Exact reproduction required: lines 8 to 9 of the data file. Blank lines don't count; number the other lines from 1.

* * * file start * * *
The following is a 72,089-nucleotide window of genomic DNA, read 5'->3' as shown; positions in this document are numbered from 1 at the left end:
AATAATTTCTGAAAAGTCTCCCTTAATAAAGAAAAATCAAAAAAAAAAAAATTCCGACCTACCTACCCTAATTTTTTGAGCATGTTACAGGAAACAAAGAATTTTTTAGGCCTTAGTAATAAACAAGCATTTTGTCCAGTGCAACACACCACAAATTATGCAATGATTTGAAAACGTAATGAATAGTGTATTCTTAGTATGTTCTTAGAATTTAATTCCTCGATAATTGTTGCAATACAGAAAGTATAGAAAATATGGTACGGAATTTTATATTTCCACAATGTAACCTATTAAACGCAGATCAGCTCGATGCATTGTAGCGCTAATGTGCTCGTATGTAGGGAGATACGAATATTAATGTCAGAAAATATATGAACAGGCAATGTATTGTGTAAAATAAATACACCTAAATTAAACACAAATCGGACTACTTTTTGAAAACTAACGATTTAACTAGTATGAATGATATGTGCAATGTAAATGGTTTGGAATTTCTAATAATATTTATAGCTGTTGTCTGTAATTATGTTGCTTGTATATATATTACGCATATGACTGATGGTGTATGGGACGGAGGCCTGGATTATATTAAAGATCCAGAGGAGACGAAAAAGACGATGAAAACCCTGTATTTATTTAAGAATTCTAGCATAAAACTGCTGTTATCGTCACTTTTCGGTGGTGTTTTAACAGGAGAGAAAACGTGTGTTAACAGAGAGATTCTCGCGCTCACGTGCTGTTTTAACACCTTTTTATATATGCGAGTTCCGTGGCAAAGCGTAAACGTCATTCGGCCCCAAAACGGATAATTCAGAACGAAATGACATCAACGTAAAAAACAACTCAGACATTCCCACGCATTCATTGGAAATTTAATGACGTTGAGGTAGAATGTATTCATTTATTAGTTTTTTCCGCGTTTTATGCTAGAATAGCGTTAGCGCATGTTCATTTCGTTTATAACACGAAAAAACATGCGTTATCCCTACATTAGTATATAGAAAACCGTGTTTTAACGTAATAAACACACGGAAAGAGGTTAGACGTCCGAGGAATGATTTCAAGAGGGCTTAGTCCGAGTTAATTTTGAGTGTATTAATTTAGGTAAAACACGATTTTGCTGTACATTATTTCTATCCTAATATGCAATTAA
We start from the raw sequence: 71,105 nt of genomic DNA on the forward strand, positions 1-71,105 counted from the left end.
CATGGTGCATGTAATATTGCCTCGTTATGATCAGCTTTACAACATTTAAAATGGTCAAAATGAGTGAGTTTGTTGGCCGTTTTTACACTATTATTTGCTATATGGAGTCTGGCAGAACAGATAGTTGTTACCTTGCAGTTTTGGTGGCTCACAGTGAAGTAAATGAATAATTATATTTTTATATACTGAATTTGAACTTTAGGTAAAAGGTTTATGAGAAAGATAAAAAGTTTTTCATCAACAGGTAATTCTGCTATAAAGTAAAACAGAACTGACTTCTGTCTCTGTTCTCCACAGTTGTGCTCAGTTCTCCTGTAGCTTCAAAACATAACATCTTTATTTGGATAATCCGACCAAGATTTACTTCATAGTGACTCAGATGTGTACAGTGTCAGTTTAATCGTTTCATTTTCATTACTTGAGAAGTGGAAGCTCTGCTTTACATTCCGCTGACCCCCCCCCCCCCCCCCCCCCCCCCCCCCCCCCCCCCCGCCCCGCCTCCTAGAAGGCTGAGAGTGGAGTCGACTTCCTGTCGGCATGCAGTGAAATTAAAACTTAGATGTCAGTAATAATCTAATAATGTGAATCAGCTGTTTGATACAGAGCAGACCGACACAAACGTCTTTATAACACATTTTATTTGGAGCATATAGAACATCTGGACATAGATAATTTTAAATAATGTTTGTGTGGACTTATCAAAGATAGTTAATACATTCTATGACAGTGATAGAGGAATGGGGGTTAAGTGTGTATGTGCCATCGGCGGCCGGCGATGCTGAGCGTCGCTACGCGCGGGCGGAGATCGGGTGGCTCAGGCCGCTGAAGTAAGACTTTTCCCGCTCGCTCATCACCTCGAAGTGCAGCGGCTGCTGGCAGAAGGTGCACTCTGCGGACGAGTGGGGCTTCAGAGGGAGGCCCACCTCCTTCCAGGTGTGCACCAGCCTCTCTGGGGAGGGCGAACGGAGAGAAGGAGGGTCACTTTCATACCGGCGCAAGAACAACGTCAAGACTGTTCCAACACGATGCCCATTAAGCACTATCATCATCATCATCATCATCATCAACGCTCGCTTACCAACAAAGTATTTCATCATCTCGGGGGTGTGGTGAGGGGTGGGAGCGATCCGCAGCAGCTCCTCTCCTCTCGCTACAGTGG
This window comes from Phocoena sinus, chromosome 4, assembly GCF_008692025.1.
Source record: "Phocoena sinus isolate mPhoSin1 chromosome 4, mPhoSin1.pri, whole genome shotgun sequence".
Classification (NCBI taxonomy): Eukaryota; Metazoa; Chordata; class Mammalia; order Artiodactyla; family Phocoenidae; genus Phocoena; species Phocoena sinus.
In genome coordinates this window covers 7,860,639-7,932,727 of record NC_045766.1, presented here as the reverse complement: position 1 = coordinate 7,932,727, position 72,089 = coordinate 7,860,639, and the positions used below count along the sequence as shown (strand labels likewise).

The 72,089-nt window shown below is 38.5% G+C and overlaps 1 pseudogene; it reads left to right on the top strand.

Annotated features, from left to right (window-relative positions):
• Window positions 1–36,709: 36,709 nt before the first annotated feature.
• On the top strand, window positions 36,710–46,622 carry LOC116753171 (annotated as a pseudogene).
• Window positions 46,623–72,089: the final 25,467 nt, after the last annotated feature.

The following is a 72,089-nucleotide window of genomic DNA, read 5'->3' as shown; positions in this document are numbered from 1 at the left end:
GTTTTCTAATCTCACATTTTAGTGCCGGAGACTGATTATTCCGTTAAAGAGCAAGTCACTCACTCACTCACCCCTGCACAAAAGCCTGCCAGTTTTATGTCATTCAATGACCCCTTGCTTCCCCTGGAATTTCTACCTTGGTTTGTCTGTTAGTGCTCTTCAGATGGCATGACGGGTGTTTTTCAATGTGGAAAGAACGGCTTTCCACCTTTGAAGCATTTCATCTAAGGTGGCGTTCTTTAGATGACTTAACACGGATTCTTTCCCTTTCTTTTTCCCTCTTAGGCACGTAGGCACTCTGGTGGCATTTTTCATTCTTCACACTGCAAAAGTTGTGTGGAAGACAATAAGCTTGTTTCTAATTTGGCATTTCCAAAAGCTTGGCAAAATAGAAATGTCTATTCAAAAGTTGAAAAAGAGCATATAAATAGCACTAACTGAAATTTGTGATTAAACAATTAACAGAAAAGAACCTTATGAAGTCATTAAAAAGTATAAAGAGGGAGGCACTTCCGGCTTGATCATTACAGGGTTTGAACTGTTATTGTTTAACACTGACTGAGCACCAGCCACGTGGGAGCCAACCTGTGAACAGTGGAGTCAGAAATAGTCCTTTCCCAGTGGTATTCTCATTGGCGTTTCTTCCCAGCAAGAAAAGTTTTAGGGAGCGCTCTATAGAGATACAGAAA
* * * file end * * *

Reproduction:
In genome coordinates this window covers 7,860,639-7,932,727 of record NC_045766.1, presented here as the reverse complement: position 1 = coordinate 7,932,727, position 72,089 = coordinate 7,860,639, and the positions used below count along the sequence as shown (strand labels likewise).

The 72,089-nt window shown below is 38.5% G+C and overlaps 1 pseudogene; it reads left to right on the top strand.